In conclusion, the relationship between mild thyroid failure and increased risk of cardiac and all-cause mortality is far from being established and widely accepted, especially in the elderly. A negative effect of sHT on HF progression and events nonetheless has been documented in older individuals with underlying high CV risk. Large, randomized intervention studies are currently ongoing in older people with sHT and will share new insight in this still unresolved issue (109).

sHT and QoL in the Elderly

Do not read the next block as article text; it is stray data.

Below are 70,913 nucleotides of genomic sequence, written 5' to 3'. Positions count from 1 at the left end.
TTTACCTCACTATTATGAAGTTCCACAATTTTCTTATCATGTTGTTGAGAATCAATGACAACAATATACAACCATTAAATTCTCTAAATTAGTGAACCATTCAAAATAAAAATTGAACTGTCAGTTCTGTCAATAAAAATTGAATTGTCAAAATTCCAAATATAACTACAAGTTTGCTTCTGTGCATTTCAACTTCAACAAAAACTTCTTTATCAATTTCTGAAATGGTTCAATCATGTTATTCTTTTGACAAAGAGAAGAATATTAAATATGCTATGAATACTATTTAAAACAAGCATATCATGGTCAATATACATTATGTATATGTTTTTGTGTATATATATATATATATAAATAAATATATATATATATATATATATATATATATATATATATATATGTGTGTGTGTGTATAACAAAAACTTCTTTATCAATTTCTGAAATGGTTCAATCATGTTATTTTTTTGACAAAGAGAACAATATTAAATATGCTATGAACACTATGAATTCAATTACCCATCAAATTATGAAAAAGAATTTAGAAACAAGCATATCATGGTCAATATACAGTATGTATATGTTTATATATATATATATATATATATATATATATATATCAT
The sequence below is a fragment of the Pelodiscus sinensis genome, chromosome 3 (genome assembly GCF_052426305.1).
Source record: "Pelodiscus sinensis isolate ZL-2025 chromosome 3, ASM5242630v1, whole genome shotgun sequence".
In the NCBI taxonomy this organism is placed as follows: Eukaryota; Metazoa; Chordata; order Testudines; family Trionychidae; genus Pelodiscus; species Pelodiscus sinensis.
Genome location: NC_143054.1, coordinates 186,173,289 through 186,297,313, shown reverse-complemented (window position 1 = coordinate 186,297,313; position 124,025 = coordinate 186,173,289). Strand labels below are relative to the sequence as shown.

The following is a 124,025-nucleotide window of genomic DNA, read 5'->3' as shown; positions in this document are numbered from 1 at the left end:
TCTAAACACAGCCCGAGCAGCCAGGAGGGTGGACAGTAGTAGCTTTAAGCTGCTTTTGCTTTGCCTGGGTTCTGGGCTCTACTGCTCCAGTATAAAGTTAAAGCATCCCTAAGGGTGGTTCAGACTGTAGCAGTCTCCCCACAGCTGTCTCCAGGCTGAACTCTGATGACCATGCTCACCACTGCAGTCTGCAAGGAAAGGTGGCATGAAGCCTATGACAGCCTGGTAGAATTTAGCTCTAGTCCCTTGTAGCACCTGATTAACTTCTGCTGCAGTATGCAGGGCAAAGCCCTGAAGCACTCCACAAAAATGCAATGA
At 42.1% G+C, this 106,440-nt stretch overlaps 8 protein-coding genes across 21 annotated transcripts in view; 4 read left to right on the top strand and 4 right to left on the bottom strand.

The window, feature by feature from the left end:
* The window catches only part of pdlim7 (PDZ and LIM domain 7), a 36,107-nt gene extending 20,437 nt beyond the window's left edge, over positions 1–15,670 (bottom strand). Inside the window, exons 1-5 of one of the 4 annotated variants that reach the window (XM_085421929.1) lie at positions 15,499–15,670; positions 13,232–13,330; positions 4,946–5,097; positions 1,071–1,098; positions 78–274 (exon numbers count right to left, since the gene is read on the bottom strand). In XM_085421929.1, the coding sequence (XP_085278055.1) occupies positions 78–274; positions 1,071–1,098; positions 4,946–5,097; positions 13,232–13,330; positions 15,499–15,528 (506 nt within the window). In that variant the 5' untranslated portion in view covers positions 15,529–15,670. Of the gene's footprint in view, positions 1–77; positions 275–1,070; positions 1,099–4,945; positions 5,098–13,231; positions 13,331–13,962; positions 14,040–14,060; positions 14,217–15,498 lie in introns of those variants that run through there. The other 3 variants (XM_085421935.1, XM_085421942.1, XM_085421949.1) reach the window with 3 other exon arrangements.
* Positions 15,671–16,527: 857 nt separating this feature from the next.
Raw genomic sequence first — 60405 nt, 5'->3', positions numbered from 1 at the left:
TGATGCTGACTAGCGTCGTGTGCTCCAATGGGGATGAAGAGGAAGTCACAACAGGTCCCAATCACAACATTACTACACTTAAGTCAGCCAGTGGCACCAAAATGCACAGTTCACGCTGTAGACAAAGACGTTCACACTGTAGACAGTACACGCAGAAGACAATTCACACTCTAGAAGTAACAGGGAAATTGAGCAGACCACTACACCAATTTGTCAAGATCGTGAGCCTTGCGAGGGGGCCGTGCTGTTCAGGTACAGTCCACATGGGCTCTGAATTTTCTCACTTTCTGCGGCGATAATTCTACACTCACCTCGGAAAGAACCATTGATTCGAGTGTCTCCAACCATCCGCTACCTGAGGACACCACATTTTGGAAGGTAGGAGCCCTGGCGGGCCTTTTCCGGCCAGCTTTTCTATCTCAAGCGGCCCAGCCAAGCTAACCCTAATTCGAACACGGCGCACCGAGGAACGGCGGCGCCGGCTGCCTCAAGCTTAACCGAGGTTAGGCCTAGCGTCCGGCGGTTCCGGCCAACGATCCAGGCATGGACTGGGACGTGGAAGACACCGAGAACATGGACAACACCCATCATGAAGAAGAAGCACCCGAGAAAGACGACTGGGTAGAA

Quality of life has been defined by the World Health Organization as “an individual’s perception of their position in life in the context of the culture and value system in which they live, and in relation to their goals, expectations, standards and concerns” (110). Thus, patients are the best judges of their own perceived QoL. Measuring health status is imperative, especially in case of chronic diseases in which long-term survival is not at risk and the goal of treatment is to maintain patients symptom-free and living in the community. Symptoms and QoL in hypothyroidism were assessed by a large number of instruments, which can be broadly divided into two categories: generic and disease specific (111); most used generic tools, validated in thyroid failure and used in various thyroid disorders, are the Short Form36 (SF-36), the Nottingham Health Profile (NHP), and the General Health Questionnaire (GHQ) (111115). Various validated thyroid-specific questionnaires were also developed: the Chronic Thyroid Questionnaire (CTQ), the Underactive-Thyroid-Dependent Quality of Life Questionnaire (ThyDQoL). and the Underactive Thyroid Treatment Satisfaction Questionnaire (ThyTSQ) (116119). It is well known that overt hypothyroidism slows metabolism, with classical symptoms as tiredness, fatigue, and weight gain, and induces neuromuscular symptoms and cognitive problems (1). Moreover, overt hypothyroidism is associated with high psychiatric morbidity, in particular depression and paranoid disorders (120, 121). Thus, it is not surprising that overt thyroid failure is associated with impaired QoL (112, 116, 117, 122). It is generally recognized that sHT encompasses symptoms comparable to those observed in the overt form of the disease, although to a lesser extent (10). Mild thyroid failure has been associated with mood and cognitive alterations as well as neuromuscular abnormalities (48, 120, 121, 123, 124). To date, however, the literature regarding the effects of sHT on QoL is sparse and inconclusive (114, 115, 117, 125, 126). The largest naturalistic study suggested that sHT does not significantly affect health-related QoL (114, 115), while other studies carried out in sHT patients referring to endocrine out-patient clinics documented a significant decrease of QoL (125, 127). Scanty data are also available on the effect of LT4 replacement therapy on QoL (107, 128130). Some studies did not find a significant modification of health-related QoL (107, 128), while others documented an improvement by restoring euthyroidism (129131). As in adult population, some observational studies suggested an association between sHT and mood disorders in older people that could worsen QoL (120, 132). In detail, in 323 subjects older than 60 years, Chueire et al. showed that sHT increases the risk for depression (OR 4.9, 95% CI 2.8–8.6) (120). Moreover, of 163 sHT older patients (>65 years) attending a general medical clinic, 75% had a lifetime diagnosis of major depression compared with 18% of euthyroid subjects (132). Others studies, however, did not confirm this association (23, 88, 126).